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Graphics File Formats FAQ (Part 1 of 4): General Graphics Format Questions
Section - V. Graphics Formats Misnomers, Misgivings, and Miscellany

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Top Document: Graphics File Formats FAQ (Part 1 of 4): General Graphics Format Questions
Previous Document: III. Working with Graphics Files on Usenet and the Internet
Next Document: VI. Graphics File Resources
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ubject: 0. Why aren't JPEG, MPEG, LZW, and CCITT Group 3 & 4 file formats?

One of the most commonly confused concepts found in file formats is the
difference between the file format and the method(s) of data encoding that
has been used to reduce the size of the data the file contains. JPEG,
MPEG, LZW, and CCITT are all algorithms, or algorithm toolkits, which
encode a stream of data to a physically smaller size. None of these data
compression methods define a specific format used to store data.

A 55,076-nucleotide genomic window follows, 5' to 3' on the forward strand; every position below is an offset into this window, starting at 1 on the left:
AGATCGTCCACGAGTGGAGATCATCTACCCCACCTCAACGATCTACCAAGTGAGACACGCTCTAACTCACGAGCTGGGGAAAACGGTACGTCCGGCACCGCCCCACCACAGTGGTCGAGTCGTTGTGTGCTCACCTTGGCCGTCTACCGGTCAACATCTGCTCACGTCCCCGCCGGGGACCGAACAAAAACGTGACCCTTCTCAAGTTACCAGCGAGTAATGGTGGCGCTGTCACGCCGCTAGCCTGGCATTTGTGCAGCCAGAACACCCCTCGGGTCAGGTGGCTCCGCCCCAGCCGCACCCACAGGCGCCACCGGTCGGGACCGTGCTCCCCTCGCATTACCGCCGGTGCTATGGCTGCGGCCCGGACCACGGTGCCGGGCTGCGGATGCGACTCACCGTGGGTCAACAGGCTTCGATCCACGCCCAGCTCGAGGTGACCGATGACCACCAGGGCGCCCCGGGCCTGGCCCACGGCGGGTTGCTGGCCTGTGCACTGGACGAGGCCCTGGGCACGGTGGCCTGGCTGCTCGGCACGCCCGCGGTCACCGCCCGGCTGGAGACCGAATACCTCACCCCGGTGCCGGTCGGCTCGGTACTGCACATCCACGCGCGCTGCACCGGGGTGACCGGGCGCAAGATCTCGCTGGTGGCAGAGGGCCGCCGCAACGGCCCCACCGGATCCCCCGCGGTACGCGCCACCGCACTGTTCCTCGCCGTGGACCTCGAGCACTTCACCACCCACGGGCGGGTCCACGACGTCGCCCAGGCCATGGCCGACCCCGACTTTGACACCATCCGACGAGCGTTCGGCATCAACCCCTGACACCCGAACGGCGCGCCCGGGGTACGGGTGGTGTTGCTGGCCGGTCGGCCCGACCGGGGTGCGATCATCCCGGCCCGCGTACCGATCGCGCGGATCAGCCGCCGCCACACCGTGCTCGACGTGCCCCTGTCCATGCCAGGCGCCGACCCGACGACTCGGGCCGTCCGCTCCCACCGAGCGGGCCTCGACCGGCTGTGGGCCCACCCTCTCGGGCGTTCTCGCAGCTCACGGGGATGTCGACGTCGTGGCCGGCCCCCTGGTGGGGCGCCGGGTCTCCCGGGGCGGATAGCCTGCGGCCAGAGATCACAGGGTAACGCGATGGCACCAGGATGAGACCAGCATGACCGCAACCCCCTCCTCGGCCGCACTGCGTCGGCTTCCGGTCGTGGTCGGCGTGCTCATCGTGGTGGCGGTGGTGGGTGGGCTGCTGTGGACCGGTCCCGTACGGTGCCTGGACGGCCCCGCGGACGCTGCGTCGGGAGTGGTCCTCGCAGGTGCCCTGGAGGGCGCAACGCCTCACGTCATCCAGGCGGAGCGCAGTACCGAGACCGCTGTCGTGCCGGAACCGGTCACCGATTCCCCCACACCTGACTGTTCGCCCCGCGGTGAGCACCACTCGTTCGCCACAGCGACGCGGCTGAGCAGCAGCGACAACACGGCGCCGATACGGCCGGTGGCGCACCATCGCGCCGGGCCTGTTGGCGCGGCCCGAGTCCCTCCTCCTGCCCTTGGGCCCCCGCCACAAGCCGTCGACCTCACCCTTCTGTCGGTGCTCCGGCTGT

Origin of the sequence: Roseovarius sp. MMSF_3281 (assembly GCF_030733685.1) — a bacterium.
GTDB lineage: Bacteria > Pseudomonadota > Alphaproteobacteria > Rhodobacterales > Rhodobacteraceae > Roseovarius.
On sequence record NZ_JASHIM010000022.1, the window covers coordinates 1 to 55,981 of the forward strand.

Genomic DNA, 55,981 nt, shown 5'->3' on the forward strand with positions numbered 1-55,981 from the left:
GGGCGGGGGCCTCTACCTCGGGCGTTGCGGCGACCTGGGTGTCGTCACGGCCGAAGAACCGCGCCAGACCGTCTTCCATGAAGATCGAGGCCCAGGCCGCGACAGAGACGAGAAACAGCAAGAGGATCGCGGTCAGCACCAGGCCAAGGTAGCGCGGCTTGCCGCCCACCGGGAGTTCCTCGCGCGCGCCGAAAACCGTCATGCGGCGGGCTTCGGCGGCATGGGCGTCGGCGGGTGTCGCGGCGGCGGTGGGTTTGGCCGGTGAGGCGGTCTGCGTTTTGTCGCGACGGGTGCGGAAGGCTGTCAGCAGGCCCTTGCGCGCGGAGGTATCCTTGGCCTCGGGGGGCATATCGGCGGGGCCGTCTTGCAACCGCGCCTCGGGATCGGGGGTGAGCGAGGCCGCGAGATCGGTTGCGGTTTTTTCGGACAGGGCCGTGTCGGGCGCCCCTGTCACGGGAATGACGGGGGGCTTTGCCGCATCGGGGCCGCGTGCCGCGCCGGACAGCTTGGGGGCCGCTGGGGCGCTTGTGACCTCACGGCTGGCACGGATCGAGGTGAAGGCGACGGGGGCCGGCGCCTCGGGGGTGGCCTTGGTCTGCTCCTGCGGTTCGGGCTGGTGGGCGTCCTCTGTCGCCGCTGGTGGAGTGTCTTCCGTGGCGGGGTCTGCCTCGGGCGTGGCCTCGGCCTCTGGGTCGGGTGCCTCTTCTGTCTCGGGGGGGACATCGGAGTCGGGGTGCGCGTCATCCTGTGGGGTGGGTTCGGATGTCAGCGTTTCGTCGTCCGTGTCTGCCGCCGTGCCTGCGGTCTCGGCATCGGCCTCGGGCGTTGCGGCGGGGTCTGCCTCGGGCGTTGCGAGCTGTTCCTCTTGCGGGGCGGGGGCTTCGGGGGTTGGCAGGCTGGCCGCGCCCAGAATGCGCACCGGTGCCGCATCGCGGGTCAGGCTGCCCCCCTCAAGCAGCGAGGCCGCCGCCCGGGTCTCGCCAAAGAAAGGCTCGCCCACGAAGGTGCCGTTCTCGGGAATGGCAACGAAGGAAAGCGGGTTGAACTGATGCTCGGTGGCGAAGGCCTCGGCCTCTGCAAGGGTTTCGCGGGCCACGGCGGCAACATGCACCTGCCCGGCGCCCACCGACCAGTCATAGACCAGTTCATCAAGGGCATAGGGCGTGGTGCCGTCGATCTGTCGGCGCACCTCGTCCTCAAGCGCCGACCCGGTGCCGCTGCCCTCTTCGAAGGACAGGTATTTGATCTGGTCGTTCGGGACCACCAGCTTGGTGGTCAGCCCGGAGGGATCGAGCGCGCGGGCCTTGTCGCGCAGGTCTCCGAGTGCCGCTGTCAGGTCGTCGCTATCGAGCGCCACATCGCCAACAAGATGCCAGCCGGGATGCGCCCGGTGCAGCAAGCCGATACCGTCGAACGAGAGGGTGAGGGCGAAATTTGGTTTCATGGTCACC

Several formats have become popular based on their use of one or more of
these methods of compression, such as GIF (LZW), JFIF (JPEG), and TIFF
(CCITT Group 3 and Group 4). So if you ask for a "CCITT Group 3" image
file you will most likely get a file containing only CCITT Group 3 data
and not a TIFF file containing bitmapped data compressed using the CCITT
Group 3 algorithm, which might have been what you were expecting.


ubject: 1. Why aren't IGES, GKS, NAPLPS, PCL, and HPGL file formats either?

IGES (Initial Graphics Exchange Specification), GKS (Graphics Kernel
System), NAPLPS (North American Presentation Layer Protocol Syntax),
Xerox Sixel, DEC ReGIS, and Tecktronix vector graphics are not